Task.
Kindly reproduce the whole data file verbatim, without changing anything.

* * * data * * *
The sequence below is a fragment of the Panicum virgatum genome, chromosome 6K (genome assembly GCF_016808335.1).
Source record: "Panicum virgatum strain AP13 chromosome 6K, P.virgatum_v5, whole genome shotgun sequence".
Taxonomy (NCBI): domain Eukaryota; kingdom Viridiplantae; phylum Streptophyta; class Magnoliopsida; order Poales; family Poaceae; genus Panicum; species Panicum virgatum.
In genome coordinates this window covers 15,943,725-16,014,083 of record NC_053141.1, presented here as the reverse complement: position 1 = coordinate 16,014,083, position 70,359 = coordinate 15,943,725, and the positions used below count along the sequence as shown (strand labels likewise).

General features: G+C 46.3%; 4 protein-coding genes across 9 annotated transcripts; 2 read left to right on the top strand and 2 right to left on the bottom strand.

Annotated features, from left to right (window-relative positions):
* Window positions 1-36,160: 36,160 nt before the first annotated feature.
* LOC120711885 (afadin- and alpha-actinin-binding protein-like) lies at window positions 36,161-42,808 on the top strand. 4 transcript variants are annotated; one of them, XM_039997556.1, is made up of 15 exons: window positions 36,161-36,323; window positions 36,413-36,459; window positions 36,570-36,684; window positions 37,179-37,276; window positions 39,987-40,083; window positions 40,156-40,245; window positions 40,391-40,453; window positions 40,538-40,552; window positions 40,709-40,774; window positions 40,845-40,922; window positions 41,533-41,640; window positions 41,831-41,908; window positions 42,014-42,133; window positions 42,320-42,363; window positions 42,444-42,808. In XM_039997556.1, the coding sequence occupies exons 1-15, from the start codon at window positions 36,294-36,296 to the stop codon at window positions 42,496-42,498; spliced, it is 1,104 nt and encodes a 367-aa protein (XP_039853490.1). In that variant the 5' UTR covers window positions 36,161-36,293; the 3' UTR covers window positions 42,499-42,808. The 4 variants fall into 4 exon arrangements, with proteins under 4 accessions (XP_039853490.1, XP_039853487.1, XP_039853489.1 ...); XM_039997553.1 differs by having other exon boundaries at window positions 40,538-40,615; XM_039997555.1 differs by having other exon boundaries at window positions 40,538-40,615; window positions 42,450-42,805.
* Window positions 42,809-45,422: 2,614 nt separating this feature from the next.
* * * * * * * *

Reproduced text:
The sequence below is a fragment of the Panicum virgatum genome, chromosome 6K (genome assembly GCF_016808335.1).
Source record: "Panicum virgatum strain AP13 chromosome 6K, P.virgatum_v5, whole genome shotgun sequence".
Taxonomy (NCBI): domain Eukaryota; kingdom Viridiplantae; phylum Streptophyta; class Magnoliopsida; order Poales; family Poaceae; genus Panicum; species Panicum virgatum.
In genome coordinates this window covers 15,943,725-16,014,083 of record NC_053141.1, presented here as the reverse complement: position 1 = coordinate 16,014,083, position 70,359 = coordinate 15,943,725, and the positions used below count along the sequence as shown (strand labels likewise).

General features: G+C 46.3%; 4 protein-coding genes across 9 annotated transcripts; 2 read left to right on the top strand and 2 right to left on the bottom strand.

Annotated features, from left to right (window-relative positions):
* Window positions 1-36,160: 36,160 nt before the first annotated feature.
* LOC120711885 (afadin- and alpha-actinin-binding protein-like) lies at window positions 36,161-42,808 on the top strand. 4 transcript variants are annotated; one of them, XM_039997556.1, is made up of 15 exons: window positions 36,161-36,323; window positions 36,413-36,459; window positions 36,570-36,684; window positions 37,179-37,276; window positions 39,987-40,083; window positions 40,156-40,245; window positions 40,391-40,453; window positions 40,538-40,552; window positions 40,709-40,774; window positions 40,845-40,922; window positions 41,533-41,640; window positions 41,831-41,908; window positions 42,014-42,133; window positions 42,320-42,363; window positions 42,444-42,808. In XM_039997556.1, the coding sequence occupies exons 1-15, from the start codon at window positions 36,294-36,296 to the stop codon at window positions 42,496-42,498; spliced, it is 1,104 nt and encodes a 367-aa protein (XP_039853490.1). In that variant the 5' UTR covers window positions 36,161-36,293; the 3' UTR covers window positions 42,499-42,808. The 4 variants fall into 4 exon arrangements, with proteins under 4 accessions (XP_039853490.1, XP_039853487.1, XP_039853489.1 ...); XM_039997553.1 differs by having other exon boundaries at window positions 40,538-40,615; XM_039997555.1 differs by having other exon boundaries at window positions 40,538-40,615; window positions 42,450-42,805.
* Window positions 42,809-45,422: 2,614 nt separating this feature from the next.